With ongoing pandemic lockdown, I decided that if we couldn’t leave the house in search of food and fun, I would shop online and bring it to our doorstep in the form of a pet. Great idea or what?!
My seven-year-old daughter wanted a fluffy dog. My three-year-old son wanted a fluffy cat. I wanted a pocket-sized chihuahua. Lucky for them, I was willing to compromise with a fluffy pocket-sized chihuahua that had a passing resemblance to a cat.
“No inside animals! Pets should live outside.” Regrettably, my husband was opposed to the idea of an inside pet. Bah, what a party pooper!
We argued that our fish once lived in the house and they were considered pets! Well, until the unfortunate fish massacre. Since we lost our treasured Zane (greedy angel fish) and Archie (chilled albino catfish), my husband has been reluctant to return to pet ownership.
Due to the lack of a proper backyard, we agreed that our pets needed to be hardy and low maintenance. While it was my intention to have the children be responsible for looking after our new pet, realistically I would be the chump lumped with the task. So, I wanted a pet that didn’t need regular exercise (because I hate sweating) or grooming (because I’m lazy) and could survive not eating and drinking for a few days (because I’m sketchy at best).
We are now the proud owners of a thousand new pets. You read correctly, a thousand, give or take a few and they only cost us a measly fifty dollars. Have you guessed it? Worms. Wriggly, slippery and icky worms.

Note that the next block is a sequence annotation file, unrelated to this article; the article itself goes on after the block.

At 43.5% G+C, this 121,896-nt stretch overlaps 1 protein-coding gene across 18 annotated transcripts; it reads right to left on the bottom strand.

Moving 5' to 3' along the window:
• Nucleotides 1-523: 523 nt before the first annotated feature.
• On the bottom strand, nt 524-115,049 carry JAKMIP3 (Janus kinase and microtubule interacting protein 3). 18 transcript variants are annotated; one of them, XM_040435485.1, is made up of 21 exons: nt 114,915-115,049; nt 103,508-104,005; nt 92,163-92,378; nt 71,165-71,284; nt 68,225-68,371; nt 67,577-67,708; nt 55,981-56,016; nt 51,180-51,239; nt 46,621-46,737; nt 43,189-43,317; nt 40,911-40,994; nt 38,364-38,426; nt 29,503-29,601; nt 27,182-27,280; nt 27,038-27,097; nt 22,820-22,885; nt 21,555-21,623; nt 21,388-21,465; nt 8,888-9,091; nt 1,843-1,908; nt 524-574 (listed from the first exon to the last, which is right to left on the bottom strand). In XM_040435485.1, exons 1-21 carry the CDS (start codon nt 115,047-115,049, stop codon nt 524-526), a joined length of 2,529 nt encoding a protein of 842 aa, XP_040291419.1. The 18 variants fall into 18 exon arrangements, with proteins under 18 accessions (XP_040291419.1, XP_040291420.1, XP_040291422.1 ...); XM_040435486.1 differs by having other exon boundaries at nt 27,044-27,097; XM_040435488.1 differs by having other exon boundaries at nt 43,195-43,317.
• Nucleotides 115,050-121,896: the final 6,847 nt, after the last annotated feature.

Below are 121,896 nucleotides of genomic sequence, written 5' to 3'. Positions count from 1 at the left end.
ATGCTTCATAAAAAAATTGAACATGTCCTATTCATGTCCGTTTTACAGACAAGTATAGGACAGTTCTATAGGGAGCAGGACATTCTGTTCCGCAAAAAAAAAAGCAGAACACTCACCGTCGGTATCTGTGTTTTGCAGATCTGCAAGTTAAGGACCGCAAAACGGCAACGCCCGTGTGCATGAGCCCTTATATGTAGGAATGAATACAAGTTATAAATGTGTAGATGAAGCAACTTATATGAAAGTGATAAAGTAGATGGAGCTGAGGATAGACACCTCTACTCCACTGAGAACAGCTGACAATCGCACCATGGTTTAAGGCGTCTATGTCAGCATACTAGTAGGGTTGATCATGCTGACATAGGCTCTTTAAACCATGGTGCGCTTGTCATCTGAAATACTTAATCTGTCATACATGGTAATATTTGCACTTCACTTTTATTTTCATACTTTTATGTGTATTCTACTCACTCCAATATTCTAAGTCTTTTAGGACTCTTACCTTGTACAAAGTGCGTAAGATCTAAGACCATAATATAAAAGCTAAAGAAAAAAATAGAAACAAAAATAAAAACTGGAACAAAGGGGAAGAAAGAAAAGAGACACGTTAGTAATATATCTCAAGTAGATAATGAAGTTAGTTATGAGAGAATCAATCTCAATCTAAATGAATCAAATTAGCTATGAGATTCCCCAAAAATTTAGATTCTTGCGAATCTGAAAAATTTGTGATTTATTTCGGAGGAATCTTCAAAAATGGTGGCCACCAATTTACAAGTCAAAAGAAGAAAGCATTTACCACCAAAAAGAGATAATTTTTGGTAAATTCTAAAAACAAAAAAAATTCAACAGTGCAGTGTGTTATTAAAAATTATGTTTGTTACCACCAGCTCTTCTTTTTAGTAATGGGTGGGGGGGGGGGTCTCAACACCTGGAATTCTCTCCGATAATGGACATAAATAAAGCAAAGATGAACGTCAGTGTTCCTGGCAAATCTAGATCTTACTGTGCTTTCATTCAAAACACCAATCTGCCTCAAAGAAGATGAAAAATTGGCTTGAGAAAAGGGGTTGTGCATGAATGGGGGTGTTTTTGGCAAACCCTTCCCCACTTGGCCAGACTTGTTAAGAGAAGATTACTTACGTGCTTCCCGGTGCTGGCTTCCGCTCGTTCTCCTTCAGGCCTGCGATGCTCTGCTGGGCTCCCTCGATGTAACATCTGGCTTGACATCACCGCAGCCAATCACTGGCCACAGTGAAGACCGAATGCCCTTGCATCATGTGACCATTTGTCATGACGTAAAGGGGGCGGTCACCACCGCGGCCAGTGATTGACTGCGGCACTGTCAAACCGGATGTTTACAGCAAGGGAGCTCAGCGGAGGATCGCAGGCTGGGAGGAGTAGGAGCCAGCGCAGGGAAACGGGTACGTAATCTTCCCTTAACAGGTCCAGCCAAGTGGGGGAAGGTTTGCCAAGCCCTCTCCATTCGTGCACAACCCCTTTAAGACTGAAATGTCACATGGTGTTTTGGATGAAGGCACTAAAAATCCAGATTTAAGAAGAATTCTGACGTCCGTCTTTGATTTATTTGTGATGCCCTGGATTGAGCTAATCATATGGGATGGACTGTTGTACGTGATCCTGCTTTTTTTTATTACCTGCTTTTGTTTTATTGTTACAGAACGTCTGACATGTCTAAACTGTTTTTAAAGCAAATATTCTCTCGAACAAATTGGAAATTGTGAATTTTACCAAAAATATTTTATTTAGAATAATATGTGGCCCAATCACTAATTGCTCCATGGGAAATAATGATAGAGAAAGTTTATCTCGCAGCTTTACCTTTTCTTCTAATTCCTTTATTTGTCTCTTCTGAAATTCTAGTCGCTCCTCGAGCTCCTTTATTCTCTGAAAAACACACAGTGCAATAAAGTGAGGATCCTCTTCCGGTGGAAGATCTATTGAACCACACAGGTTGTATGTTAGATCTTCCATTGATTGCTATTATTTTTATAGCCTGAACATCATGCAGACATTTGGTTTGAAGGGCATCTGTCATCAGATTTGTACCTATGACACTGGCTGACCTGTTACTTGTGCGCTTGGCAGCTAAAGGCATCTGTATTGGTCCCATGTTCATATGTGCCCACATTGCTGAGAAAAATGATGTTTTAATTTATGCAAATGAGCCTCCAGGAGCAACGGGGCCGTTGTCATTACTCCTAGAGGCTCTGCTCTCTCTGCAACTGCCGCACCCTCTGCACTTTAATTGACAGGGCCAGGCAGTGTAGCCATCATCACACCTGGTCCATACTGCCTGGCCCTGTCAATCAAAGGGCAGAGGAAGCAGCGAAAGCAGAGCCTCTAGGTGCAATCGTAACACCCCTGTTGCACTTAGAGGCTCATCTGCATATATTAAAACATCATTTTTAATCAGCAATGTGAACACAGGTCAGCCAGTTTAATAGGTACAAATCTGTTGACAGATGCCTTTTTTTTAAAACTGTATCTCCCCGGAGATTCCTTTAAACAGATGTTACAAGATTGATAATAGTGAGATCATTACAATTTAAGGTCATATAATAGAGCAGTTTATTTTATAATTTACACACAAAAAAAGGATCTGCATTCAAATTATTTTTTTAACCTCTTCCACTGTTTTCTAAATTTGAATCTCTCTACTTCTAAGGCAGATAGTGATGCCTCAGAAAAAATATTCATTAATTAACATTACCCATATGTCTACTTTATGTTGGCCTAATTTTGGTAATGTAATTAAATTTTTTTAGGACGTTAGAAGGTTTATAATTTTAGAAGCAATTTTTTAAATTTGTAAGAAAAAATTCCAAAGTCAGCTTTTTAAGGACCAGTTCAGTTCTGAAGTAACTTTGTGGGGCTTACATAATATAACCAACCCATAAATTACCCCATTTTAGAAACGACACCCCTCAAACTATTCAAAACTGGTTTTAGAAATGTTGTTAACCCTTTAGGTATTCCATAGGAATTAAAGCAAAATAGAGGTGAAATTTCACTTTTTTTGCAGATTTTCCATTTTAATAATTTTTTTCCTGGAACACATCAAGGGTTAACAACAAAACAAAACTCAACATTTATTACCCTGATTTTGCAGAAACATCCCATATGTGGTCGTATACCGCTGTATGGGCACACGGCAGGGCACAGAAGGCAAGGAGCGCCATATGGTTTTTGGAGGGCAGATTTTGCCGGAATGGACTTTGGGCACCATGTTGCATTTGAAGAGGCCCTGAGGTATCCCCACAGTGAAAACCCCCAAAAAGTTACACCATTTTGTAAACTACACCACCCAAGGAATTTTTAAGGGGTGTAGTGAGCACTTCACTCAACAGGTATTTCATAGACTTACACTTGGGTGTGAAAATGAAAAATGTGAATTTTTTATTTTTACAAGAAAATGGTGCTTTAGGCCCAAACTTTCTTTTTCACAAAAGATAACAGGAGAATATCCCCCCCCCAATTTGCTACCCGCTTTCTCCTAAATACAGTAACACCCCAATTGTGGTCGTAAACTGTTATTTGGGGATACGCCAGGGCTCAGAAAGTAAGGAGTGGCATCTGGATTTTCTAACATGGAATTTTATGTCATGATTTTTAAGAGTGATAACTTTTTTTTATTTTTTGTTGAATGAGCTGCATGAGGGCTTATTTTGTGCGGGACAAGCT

They came packed in some worm bedding inside a plastic bag and packaged in a cardboard box. In true Kathy form, I threw away the instruction booklet and in doing so, inadvertently discarded the troubleshooting pages. I could have saved myself a gigantic amount of pain if I had taken the time to read the ‘what can go wrong’ pages, for I’ve encountered a great deal of problems.
There’s been the Great Plague of the Vinegar Flies caused by my overzealous feeding with organic waste. FYI, flies really love banana skins. I tried vinegar/soap fly traps, moist cut up paper scrap barriers, removed big food scraps, conditioned and aerated the soil and changed the order of the trays. I stopped adding organic waste for a few weeks and eventually, most of the flies have disappeared.
Next came the Invasion of the Black Ants caused by the worms hibernating instead of eating during a short period of blistering cold weather. I ended up googling and putting trays of water around the legs of the worm farm to prevent ants from entering the trays. I also tried to drown the suckers with extra watering.
And because of my lack of restraint, I have a problem with potworms. Turns out, an overly moist environment, abundance of rotting fruit and vegetables and ungrounded eggshells have encouraged the growth of these unwanted worms. Originally, I thought these tiny white worms were finally the results of my worm farming mastery and happy worm bliss coupling. Not the case. Again, I consulted the wise ol’ Google and was advised to put a stale piece of bread drenched in milk to entice the potworms to the surface for disposal.
Now, I have another attack of the Black Ants AND a healthy population of Prolific Potworms. Sigh. So much for low-maintenance pets. Anyone got any ideas other than gifting it to my dad?